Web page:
Almost 100 years ago Rosslyn (a.k.a. Hyde Gate Farm) hosted a beekeeper rendezvous. Or, to be more precise Professor Wilson, from Cornell’s Dept. of Agriculture, and Mr. Rae, New York State’s “chief inspector” (of apiaries?), hosted a gathering of beekeepers at Rosslyn.
Now & Then
Although any Rosslyn artifact piques my interest, this news clip served as a reminder that
- I’ve intended to learn the art and science of beekeeping and honey production for quite some time,
- I supported a crowdfunding campaign for Flow Hives 5-6 years ago (or even longer ago?!?!),
- I received my beehive and related apparatus from Flow Hive almost as long ago, and
- I’ve neglected this goal for a long time. Too long!
Ever since I began planting Rosslyn’s orchard I started daydreaming about bees pollinating our fruit trees and rendering delicious honey in the process. But, “a dream without a plan is just a wish”, right? And today we are still reliant on nature’s own supply of honeybees, butterflies, hummingbirds, etc. to ensure the fertilization of our apples, pears, stone fruit, mulberries, and persimmon. If only I could teleport back to August 29, 1924 and learn the ropes from this probably well experienced cohort. So often I feel this history distorting nostalgia for knowledge buried in Rosslyn’s long line of yesterdays. And as often I’ve recognized the unlikely chance of time travel and settled for a patchwork quilt of now-and-thens.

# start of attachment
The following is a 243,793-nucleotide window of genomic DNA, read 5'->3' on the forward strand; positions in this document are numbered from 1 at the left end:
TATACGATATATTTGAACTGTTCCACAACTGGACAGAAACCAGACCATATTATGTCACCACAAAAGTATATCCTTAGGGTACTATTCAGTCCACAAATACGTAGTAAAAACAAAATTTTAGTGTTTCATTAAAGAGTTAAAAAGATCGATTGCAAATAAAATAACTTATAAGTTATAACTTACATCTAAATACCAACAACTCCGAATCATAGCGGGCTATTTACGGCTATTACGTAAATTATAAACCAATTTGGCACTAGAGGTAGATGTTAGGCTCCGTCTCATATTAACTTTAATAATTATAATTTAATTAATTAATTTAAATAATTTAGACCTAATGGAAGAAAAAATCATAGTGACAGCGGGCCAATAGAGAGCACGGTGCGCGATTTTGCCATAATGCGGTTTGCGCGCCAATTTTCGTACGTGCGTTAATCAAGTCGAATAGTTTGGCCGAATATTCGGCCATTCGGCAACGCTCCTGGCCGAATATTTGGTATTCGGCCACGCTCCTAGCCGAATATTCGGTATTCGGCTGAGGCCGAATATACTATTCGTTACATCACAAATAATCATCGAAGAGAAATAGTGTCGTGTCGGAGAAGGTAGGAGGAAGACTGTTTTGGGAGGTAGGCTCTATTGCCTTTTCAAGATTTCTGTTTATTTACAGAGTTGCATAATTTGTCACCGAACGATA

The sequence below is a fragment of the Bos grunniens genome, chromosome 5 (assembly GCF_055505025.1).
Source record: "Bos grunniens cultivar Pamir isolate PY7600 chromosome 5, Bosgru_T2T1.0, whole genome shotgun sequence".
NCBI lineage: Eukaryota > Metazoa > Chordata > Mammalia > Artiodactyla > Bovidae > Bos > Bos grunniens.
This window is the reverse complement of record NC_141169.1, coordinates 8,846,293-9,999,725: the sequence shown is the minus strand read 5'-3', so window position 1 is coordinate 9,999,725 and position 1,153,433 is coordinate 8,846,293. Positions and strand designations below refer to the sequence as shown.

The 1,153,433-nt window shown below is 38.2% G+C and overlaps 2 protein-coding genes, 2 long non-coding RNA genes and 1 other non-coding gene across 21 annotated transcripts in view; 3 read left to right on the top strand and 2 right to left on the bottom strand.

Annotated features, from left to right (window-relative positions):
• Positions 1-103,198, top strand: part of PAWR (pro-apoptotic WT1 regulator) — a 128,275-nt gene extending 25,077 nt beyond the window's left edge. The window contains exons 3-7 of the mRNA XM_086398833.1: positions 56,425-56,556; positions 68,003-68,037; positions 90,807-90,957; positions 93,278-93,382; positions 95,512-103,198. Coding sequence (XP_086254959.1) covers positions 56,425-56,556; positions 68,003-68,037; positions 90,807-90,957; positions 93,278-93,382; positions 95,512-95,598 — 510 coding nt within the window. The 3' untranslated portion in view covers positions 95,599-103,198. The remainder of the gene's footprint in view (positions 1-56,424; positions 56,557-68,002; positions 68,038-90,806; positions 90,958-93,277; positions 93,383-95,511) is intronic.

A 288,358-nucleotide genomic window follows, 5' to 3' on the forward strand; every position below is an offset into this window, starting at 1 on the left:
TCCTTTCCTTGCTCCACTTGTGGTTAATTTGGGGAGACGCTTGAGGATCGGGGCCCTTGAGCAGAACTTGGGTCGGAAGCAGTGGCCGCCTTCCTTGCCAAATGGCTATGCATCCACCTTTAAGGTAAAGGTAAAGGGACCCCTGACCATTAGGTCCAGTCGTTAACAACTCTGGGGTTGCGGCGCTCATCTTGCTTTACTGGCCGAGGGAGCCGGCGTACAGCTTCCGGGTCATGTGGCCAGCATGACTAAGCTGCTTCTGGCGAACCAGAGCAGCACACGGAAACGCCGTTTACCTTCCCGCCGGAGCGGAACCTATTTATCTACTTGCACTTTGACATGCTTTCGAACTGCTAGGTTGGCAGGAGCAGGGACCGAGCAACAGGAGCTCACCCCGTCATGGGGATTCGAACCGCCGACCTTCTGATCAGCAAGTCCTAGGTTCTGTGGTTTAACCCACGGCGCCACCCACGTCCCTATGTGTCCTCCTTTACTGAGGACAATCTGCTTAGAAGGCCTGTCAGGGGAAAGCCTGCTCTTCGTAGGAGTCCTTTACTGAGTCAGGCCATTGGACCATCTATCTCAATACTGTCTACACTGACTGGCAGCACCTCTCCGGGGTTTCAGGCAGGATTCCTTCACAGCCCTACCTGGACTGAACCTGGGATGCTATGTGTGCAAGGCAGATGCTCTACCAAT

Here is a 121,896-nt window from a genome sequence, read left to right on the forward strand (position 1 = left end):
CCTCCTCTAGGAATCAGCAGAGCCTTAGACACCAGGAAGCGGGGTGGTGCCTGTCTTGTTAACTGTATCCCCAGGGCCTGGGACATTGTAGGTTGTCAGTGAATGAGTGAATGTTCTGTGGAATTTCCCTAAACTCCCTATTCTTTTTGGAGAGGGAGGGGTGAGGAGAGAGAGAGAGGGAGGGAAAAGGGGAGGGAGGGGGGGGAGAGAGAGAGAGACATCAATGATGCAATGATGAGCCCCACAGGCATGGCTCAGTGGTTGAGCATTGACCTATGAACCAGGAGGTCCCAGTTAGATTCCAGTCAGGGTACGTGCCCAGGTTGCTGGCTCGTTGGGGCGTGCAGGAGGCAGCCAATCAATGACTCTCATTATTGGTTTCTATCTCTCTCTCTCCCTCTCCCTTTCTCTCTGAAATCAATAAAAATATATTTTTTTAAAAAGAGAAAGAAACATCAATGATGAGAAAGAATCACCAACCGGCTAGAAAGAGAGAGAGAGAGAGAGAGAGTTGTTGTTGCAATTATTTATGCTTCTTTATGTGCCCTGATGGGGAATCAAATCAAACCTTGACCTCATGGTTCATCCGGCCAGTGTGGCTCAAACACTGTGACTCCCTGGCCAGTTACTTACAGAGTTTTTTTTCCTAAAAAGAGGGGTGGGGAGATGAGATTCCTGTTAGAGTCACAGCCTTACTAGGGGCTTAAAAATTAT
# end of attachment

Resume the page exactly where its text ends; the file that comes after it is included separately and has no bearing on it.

Beekeeper Rendezvous 1924
Contemporary contextualizing aside, there are a couple of intriguing tidbits that I can’t resist the temptation to explore before letting this sepia snippet from an ooold newspaper fall back into the kindling box.
Let’s look at the full classified notice.
FIELD DAY FOR BEE MEN
A field day at Hyde Gate Farm, Essex, for Essex County beekeepers is on this afternoon. Prof. Wilson of the department of agriculture at Cornell is present as is also Mr. Rae, chief inspector for the state of New York. Luncheon served free of charge to all beekeepers and their families. (Lake Placid News, August 29, 1924, page 12)
The title alone is evocative. It conjures a cinematographic scene with gentlemen farmers and at least a couple of officious types gathering in the high grass somewhere west of Rosslyn’s carriage barn. At the time there would have been several barns — the present day carriage barn with a lean-to barn running along the southern facade, a smaller barn conjoined to the west facade, a freestanding barn southwest of the carriage barn, the present day icehouse, and a dovecote (i.e. dovehouse / pigeon house) located just east of the icehouse — so a panoramic view of the gents huddling around hives in a sun soaked meadow would have required a slightly circuitous amble to the north or south of the barns, perhaps through the gardens where the beekeepers’ families were conversing in twos and threes while sipping lemonade, eagerly awaiting the complementary luncheon… Can you see it?